The story of a director, who receives a phone call, that takes him back to spending his youth at a local cinema and all the unique characters there. It‘s Guiseppe Tornatore’s most successful and beloved film. It is also certainly his best film and crowning achievement in an otherwise rather disappointing career.


21. Requiem For A Dream (2000, Darren Aronofsky)


After the disappointing “Noah” many people apparently forgot that Darren Aronofsky is one of the most exciting filmmakers to be working in this medium right now.

One of the exciting things about him is, that he seems to move in a strange “No Man’s Land” that isn’t entirely arthouse and isn’t really mainstream either. He draws in people from both crowds and eagles them in unique cinematic experiences. The first time he really dives into this playful dance with mainstream audiences was in 200 when he released “Requiem For A Dream”.

The film is about several drug addicts, who know each other and all have to fight addiction in their own personal hell. The film is one of the most frightening and disturbing depictions of addiction ever put on film and works almost as well as a horror film, as it does as a drama.

But Aronofsky also dazzles as a filmmaker who especially surprises with smart editing and immaculate sound design. All of those elements and many more (like the great performances by everyone in the film) make for a grueling experience and a film that one isn’t that likely to rewatch, yet everyone should have seen at least once.


20. Seven (1995, David Fincher)

Some quotes from films always remain in collective memory. Like Bogart’s “Here’s looking at you, kid” or Brad Pitt yelling “What’s In The Box?”. The quote is a grueling reminder to everyone who watched the film of just how dark David Fincher’s second film gets.

After a lot of work in commercials Fincher’s first chance at directing culminated in the disappointing “Alien 3”. He was determined not to let another film slip out of his creative control after Alien, and what he created then might be the most memorable thriller of the 90s.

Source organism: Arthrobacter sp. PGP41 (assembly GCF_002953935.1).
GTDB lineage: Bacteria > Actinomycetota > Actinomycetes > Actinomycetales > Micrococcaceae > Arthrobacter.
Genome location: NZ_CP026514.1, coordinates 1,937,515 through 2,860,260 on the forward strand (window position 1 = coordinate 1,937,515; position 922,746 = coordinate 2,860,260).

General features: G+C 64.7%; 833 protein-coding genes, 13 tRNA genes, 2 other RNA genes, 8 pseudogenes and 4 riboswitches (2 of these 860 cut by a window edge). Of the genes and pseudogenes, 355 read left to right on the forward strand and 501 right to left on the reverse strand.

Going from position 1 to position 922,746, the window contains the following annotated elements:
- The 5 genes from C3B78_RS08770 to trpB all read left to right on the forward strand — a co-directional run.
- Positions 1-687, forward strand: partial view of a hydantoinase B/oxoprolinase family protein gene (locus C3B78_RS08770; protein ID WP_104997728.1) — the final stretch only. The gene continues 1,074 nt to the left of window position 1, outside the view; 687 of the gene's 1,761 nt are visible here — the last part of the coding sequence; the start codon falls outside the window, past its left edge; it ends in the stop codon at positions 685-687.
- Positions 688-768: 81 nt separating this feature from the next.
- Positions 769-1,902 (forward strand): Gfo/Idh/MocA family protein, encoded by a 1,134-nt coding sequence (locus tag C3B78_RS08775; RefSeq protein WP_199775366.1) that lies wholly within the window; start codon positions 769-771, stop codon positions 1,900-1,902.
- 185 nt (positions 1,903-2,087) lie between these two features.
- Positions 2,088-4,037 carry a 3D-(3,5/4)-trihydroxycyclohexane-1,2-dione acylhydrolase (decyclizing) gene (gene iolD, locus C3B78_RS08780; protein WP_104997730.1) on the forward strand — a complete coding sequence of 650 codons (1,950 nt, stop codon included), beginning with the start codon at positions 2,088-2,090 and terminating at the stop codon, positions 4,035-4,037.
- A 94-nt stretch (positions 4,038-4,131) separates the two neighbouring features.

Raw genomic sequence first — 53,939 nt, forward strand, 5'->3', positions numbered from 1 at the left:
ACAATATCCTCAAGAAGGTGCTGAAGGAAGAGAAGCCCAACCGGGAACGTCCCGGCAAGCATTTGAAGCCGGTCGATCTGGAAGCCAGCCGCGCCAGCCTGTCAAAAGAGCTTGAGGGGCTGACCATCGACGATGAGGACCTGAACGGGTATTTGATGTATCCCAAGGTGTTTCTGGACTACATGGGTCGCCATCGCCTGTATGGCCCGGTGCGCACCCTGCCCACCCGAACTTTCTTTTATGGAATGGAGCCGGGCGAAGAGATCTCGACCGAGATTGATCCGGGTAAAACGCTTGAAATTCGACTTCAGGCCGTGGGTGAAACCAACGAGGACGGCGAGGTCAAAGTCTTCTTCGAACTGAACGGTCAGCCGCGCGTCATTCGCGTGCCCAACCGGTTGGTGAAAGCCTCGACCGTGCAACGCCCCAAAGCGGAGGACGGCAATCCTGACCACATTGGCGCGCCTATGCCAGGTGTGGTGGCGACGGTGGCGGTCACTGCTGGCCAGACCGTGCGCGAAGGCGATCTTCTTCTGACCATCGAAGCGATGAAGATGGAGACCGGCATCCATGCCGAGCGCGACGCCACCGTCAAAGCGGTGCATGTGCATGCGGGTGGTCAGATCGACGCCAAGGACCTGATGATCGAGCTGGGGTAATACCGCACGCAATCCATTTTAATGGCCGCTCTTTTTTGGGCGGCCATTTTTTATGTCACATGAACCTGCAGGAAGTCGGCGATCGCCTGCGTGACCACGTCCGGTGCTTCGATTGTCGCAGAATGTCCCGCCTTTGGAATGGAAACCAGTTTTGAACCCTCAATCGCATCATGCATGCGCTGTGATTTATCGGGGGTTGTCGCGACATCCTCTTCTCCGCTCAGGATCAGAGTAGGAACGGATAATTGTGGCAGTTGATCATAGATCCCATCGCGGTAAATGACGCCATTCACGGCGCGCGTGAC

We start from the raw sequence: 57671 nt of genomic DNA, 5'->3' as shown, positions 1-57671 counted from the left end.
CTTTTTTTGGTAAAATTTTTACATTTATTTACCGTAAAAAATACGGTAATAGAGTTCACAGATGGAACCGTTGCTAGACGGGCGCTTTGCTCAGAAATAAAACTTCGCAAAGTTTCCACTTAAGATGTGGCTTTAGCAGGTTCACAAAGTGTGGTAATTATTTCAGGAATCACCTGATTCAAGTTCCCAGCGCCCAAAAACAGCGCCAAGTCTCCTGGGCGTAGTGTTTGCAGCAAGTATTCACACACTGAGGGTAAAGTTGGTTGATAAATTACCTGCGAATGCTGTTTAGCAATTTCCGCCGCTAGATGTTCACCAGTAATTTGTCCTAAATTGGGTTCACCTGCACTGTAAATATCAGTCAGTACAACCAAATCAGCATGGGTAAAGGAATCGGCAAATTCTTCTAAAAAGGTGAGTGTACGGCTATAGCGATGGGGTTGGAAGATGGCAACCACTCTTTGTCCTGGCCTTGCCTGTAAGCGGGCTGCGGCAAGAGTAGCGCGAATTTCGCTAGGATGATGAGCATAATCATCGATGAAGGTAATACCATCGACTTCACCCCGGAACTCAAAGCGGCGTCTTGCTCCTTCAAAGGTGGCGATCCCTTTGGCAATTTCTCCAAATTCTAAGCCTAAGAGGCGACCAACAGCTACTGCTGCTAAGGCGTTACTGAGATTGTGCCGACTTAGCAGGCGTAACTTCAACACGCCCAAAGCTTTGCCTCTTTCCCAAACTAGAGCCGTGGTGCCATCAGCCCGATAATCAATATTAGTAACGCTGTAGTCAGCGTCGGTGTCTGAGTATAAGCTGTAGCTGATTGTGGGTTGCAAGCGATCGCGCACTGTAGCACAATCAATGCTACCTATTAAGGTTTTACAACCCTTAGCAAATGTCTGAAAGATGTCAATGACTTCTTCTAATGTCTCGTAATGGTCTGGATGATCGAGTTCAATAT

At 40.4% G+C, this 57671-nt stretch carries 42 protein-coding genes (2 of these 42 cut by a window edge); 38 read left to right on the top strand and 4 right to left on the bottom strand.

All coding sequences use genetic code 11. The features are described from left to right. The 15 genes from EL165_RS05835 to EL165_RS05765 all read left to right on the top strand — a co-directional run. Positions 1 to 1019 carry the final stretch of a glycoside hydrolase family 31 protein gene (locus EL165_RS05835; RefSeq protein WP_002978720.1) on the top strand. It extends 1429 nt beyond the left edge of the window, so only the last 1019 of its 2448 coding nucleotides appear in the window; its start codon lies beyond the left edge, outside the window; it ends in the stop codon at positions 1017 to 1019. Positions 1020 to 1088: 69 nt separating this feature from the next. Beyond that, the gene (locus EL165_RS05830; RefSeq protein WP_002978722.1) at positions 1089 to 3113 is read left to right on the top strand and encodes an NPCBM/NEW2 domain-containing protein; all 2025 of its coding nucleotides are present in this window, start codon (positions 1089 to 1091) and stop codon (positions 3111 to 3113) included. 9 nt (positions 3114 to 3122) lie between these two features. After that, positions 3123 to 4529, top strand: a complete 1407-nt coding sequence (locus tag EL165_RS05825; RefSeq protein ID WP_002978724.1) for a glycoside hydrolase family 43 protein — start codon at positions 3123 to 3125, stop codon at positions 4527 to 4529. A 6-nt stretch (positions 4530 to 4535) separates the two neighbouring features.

Drenched in a brooding atmosphere, the city, in which it always seems to rain, perfectly sets the mood for the film. A rookie detective (Pitt) and a seasoned cop working on his last case (Morgan Freeman) are teamed up to work together, solving the crimes apparently committed by a serial killer.

The longer they work, the closer they get to know and appreciate each other. And in the end comes the payoff. Far away from the city, the film’s ending dares to stare into the face of evil like only little Hollywood films do.


19. Memento (2000, Christopher Nolan)


Memento introduced us to Christopher Nolan’s love for narrative puzzles and might be the most intriguing one he ever created.

Leonard Shelby lost his short-term memory since his wife was brutally murdered, yet he is still dedicated to find the killer. To do so he tattoos facts onto himself and leaves himself all kinds of notes. To complicate things, Nolan shows us everything in the wrong narrative order.

We experience the story snippets of 15 minutes and move backwards in time as the film progresses. Nolan perfectly spins a complicated web of truth and lies, before the film’s ending makes us remember the outcome and want to immediately rewatch the film.


18. Stranger Than Paradise (1984, Jim Jarmusch)

Stranger Than Paradise

Jim Jarmusch once stated, that he’d rather make a film about a man walking his dog, than one about the president of the United States. This sensibility goes all the way back to his beginnings a filmmaker.

Musician John Lurie stars as Willie. He gets a visit from his Hungarian cousin Eva. They hang out at his apartment in New York, but after a while she gets bored and leaves. He and his friend Eddie follow her soon, hoping for some excitement, as they, too, flee from boredom.

Sounds boring? It should be… yet with the sensibility of a beatnik Ozu, Jarmusch manages to perfectly capture the boredom and helplessness of hipsters and rebels… and that back in the 80s!